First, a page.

Orbital
Distance

(a=AUs)
Orbital
Period

(P=years)
Orbital
Eccentricity

(e)
Orbital
Inclination

(i=degrees)

Mass

(Solar)

Diameter

(Solar)

Density

(Earths)
Surface
Gravity

(Earths)

Metallicity
(Solar)
AB Mass Center0.0........................
MLO 4 A5.8542.150.581280.750.76......1.02
Center of H.Z. A0.350.240128...............
MLO 4 B6.7542.150.581280.650.70.........
Center of H.Z. B0.230.130128...............


NOTE: This animation attempts to relate the orbits (and possible habitable zones) of Stars A and B in the MLO AB system to their common center of mass. To enlarge the display, the orbits have been arbitrarily rotated by 135 degrees. Although the initial display shows the system's actual orbital tilt (at an inclination of 128) from the visual perspective of an observer on Earth, the orbital inclination of any planet that may be discovered someday around either star would likely be different from those of the habitable zone orbits depicted here. (At around 56 to 213 or more AUs away, MLO 4 C is too far away to depict here.)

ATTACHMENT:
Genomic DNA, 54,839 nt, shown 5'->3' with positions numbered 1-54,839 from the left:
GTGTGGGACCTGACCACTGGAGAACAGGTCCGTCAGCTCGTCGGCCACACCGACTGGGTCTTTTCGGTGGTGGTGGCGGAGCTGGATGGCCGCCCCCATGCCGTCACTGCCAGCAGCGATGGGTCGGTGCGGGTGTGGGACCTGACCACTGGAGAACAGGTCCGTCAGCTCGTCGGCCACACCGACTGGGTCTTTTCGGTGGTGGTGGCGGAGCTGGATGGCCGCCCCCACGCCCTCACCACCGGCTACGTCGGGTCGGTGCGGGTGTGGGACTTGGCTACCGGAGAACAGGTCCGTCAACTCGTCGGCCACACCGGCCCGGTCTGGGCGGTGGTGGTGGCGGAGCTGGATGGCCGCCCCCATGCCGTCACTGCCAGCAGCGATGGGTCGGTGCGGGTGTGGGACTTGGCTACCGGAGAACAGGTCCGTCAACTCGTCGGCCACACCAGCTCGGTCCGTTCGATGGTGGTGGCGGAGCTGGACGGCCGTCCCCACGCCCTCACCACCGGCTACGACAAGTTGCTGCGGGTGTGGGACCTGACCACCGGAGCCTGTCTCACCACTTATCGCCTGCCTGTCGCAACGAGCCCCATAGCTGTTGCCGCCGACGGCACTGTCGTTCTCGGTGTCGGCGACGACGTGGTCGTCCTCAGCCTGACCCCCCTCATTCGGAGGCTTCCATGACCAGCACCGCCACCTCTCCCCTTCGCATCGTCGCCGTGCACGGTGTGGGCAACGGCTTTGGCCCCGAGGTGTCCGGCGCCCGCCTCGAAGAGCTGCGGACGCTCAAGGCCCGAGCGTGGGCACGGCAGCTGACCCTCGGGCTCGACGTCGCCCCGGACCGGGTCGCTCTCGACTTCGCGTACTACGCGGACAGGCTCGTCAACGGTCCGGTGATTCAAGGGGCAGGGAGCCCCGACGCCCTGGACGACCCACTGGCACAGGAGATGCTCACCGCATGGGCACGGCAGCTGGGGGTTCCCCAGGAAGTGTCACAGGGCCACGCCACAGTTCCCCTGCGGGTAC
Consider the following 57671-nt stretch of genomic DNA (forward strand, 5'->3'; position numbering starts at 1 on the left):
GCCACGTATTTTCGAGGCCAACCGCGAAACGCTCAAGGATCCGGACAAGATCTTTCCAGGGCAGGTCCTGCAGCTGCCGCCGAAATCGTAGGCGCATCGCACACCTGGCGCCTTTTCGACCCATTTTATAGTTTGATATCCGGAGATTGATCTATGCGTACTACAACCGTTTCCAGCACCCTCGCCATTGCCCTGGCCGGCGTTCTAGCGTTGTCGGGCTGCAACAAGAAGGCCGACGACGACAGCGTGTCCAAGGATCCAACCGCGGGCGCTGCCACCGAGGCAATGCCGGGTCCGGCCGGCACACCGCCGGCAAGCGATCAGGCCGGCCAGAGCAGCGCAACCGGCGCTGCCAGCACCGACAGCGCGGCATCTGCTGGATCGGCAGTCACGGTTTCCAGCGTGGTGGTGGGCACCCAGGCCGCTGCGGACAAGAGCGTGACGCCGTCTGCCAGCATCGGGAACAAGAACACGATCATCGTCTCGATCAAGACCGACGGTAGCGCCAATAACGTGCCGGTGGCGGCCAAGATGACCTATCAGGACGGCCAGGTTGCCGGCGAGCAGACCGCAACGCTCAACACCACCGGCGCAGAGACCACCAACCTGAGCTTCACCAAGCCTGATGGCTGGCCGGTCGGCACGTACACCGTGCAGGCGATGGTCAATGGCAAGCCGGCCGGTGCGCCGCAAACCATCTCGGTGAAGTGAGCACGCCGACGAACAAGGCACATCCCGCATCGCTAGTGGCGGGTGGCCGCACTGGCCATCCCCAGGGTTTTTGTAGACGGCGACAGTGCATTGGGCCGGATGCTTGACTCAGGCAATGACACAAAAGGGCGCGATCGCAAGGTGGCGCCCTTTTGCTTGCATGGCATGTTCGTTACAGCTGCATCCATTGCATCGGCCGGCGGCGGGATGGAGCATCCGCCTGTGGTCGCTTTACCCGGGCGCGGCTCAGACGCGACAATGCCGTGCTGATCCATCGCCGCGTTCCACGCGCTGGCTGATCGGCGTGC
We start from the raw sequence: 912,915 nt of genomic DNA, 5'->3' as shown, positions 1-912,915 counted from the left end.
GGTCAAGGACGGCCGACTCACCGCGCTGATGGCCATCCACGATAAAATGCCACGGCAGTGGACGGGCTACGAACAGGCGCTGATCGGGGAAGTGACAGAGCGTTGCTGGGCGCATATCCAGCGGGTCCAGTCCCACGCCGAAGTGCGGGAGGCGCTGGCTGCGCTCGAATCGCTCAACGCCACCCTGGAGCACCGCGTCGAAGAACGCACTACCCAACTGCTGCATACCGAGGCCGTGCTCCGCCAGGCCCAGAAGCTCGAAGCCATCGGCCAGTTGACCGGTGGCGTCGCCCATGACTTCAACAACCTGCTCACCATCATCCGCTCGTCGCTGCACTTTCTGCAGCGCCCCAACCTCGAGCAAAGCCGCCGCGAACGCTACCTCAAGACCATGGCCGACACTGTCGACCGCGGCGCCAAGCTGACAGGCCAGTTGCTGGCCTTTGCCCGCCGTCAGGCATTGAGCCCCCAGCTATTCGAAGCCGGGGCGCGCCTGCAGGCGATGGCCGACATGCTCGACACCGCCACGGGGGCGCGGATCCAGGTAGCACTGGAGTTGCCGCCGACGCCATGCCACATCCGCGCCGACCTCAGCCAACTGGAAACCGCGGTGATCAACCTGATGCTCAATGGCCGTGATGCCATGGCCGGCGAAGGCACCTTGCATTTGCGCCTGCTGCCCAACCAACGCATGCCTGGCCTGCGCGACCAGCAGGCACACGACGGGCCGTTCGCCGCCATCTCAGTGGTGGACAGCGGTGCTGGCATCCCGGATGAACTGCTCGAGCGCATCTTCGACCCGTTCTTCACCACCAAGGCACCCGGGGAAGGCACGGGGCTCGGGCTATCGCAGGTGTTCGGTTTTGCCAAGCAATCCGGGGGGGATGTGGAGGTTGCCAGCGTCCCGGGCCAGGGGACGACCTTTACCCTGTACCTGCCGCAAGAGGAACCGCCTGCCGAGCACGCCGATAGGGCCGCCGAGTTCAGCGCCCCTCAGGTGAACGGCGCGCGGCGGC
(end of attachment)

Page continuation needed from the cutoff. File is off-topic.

According to the new Sixth Catalog of Visual Orbits of Binary Stars, Stars A and B have an average separation of 12.6 AUs (a semi-major axis of 1.81" at a HIPPARCOS distance estimate of 20.74 ly) in a highly eccentric orbit (e= 0.58). The orbital period takes 42.15 years to complete and is inclined 128 from the perspective of an observer on Earth (Staffan Soderhjelm, 1999; and W.P. Hirst, 1950, page 458; and 1947). In turn, Stars A and B have been separated from Star C by 56 to 213 AUs (8 to 30.5") from 1889 to 1948 at an orbital inclination of 139 -- to 215 AUs (30.8") at an inclination of 136.


 

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